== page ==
Every year more and more technologies filter down from the premium models into the mainstream models as manufacturers recoup their cost of research and development and also incrementally try to beat their competitors while retaining their profit margins. If you’re looking for your first car, don’t expect any or many of these to be available, but they’re something to aspire to.
Seats have got safer, heavier and more comfortable. Some of them conceal airbags and have whiplash-preventing headrests. Others have extendable seat squabs or pull-out storage drawers. But there’s a set of electric adjustments that are gradually becoming more and more common, and we’re not talking about the kind of infinite adjustments (including electronic headrest adjustments) that are now available on many cars.
Heated and cooled front seats
Heated seats have been around for many years, but cooled seats have only been around for a few years, and only since 2013 on mainstream models. The original heated seats provided one setting, but now some cars (for example, the Ford Mondeo Titanium) has five heat settings. Some give constant heat while others switch off eventually. Most commonly only the seat squab is heated, but some cars also heat the back of the seat.
Some premium vehicles now come with optional heated rear seats; this is yet to be available on mainstream cars.
When it comes to cooling, the seat contains a number of fans which blow air through perforations in the material the seat is made from. We don’t find this particularly comfortable other than to quickly take the heat out of black leather seats that have been in the hot summer sun.
Electric rear seats
In some seven-seat SUVs, putting the rear seats up and down is a little difficult, especially if you’re shorter. Some vehicles are now available with the third row of seats being electric to help either drop them flat or reinstate them. Other (very luxury vehicles) have rear seats that recline electrically. If you can afford a top-of-the-line Lexus or Rolls-Royce then you can have rear seats with all manner of comforts including a vibrating massage feature or a champagne chiller.
Front- and side-mounted cameras
Front-mounted cameras are useful on vehicles with a long bonnet where pulling out of a blind junctions can mean you put the front of the car in danger, or where you do a lot of manoeuvring in tight spaces such as in multi-storey car parks. It’s also useful for those who do a lot of off-roading as you can see right in front of the car. The cameras either split the view, looking left and right, or they act as a fish-eye lens.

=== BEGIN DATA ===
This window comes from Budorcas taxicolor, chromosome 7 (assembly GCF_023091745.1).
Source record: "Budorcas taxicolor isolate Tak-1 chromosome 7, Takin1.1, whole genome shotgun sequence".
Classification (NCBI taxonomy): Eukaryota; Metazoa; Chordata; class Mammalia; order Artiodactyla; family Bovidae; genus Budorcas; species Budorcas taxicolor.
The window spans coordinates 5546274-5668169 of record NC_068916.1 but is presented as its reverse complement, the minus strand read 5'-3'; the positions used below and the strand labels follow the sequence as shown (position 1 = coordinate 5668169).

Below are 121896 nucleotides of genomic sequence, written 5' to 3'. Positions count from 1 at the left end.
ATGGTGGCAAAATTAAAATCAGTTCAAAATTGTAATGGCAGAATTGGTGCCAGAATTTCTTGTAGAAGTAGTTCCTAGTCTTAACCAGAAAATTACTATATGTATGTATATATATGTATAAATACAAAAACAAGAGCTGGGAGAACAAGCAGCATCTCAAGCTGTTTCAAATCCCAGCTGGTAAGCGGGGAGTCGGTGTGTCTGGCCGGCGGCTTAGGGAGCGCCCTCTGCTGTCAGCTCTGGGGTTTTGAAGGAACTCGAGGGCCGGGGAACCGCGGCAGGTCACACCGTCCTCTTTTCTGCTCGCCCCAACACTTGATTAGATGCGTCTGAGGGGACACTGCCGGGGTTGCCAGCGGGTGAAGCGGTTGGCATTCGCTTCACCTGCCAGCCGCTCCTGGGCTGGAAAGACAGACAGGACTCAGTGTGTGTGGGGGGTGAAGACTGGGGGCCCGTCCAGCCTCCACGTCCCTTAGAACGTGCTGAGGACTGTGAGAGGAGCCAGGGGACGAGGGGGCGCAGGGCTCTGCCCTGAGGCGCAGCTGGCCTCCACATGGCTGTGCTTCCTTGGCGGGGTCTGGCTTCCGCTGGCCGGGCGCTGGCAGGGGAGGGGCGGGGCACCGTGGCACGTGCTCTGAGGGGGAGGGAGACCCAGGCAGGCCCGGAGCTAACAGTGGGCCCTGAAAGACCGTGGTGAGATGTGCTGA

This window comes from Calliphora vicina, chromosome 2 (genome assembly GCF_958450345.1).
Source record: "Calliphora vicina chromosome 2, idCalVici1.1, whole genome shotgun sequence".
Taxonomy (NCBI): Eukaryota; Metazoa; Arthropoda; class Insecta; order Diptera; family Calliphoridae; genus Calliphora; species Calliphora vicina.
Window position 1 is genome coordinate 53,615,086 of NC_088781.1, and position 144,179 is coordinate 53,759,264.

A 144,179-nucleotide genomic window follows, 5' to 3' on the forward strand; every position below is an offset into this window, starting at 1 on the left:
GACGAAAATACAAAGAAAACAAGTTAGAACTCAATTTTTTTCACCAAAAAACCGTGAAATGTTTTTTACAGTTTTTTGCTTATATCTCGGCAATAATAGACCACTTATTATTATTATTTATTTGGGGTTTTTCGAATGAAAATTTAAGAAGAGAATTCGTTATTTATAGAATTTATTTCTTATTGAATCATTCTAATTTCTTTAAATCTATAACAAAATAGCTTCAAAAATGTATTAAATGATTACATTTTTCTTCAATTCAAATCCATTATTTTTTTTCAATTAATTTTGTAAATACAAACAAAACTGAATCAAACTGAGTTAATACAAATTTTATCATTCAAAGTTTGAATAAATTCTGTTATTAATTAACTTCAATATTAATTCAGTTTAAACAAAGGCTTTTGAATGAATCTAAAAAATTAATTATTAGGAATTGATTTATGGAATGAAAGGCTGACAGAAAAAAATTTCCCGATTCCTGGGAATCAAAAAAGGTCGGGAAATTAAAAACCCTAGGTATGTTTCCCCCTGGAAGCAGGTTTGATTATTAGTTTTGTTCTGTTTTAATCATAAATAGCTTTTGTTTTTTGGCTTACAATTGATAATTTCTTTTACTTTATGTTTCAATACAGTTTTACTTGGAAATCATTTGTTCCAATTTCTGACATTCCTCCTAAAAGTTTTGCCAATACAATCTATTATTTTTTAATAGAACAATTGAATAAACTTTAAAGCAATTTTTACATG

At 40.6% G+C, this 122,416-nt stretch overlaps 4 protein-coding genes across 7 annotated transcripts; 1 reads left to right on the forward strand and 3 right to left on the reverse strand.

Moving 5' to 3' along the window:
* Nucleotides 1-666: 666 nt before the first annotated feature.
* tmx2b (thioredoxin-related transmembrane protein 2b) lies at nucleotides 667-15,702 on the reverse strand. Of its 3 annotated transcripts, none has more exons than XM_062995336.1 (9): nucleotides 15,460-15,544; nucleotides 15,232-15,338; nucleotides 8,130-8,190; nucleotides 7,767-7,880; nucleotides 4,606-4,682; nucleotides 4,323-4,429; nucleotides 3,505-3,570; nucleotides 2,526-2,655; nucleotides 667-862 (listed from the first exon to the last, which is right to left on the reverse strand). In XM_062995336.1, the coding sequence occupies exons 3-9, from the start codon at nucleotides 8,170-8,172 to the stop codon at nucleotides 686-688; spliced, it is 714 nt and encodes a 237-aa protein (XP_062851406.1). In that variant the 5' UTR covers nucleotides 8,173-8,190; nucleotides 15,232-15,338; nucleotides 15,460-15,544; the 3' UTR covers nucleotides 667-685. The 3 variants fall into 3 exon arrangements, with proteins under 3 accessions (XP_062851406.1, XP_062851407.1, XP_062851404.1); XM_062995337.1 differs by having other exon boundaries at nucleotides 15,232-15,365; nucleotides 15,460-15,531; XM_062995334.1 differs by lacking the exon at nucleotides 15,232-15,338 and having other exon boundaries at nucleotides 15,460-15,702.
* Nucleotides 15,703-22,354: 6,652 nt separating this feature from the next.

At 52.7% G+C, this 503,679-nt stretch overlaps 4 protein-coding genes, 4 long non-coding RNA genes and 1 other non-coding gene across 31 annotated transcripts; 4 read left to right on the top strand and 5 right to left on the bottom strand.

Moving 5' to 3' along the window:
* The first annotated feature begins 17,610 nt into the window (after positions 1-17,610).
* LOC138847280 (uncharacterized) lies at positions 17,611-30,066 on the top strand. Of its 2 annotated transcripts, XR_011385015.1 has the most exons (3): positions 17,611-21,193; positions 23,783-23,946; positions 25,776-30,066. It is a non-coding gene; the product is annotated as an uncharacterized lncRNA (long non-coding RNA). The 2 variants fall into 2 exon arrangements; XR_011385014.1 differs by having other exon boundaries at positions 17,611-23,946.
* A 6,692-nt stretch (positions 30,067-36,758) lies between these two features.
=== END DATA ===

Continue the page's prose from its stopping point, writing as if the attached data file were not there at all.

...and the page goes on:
Some larger vehicles also have side-mounted cameras underneath the wing mirrors and they can be used to simulate a birds-eye view of the car. You can see how close you are getting to the kerb, or how close you are to the edge of a drop-off if you are off-road.
Reversing camera with directional and distance markers
The first reversing camera was seen in the 1950s, but only now are they mainstream with the majority of ranges having at least one vehicle with one. While the early cameras were simply just a camera, modern cameras overlay graphics to show you distance markers and guidelines depending on the angle of the steering wheel. Some even attempt to point out potential hazards such as poles or the corner of a building. Cameras can display either on an in-dashboard screen or in the rear-view mirror.
Climate control features
Heated steering wheel
Those of you with poor circulation will appreciate the heated steering wheel. The heated area is usually just the top half, where most people will hold it. Some of the systems work on a timer while others provide constant heat. Remember that any kind of heating you are using in the car uses power from the car that ultimately has to be taken from the engine. They are available as a cost option on many European cars.
Rear air conditioning
Air conditioning in the rear has been available for years, but only in the form of vents that channel air from the front. Recently some manufacturers have started to offer a single temperature option that either blows air from the central binnacle or via vents in the door pillars. More recently, some premium models have featured dual climate control in the rear. Parents will see the sense in keeping their kids at the right temperature. The image below shows the rear climate control panel in a Toyota Land Cruise Prado. While it only has a single temperature setting (albeit with the ability to adjust between the air blowing on your feet or your body/face), each main rear seat (i.e. excluding the centre one) has a high and low setting for seat heating.
Connectivity and apps
Manufacturers have apps in development but the main ones on the market at the moment are from Holden and BMW. Holden’s system integrates well with an Apple device giving you Siri Eyes Free, and full control over Pandora and Stitcher apps. Expect to see deeper integration with your phone’s sat nav and other features in the very near future, plus a range of interfaces to choose from.
Automatically dimming headlights
How many times do you forget to dip your headlights when another vehicle is approaching, or when following another vehicle? Not many? No, me neither, however, if you are one of those people that does forget, or you just can’t be bothered dipping your headlights, automatically dipping headlights will take the gruntwork out of it for you. The systems are still fairly much in their infancy and don’t work that well yet.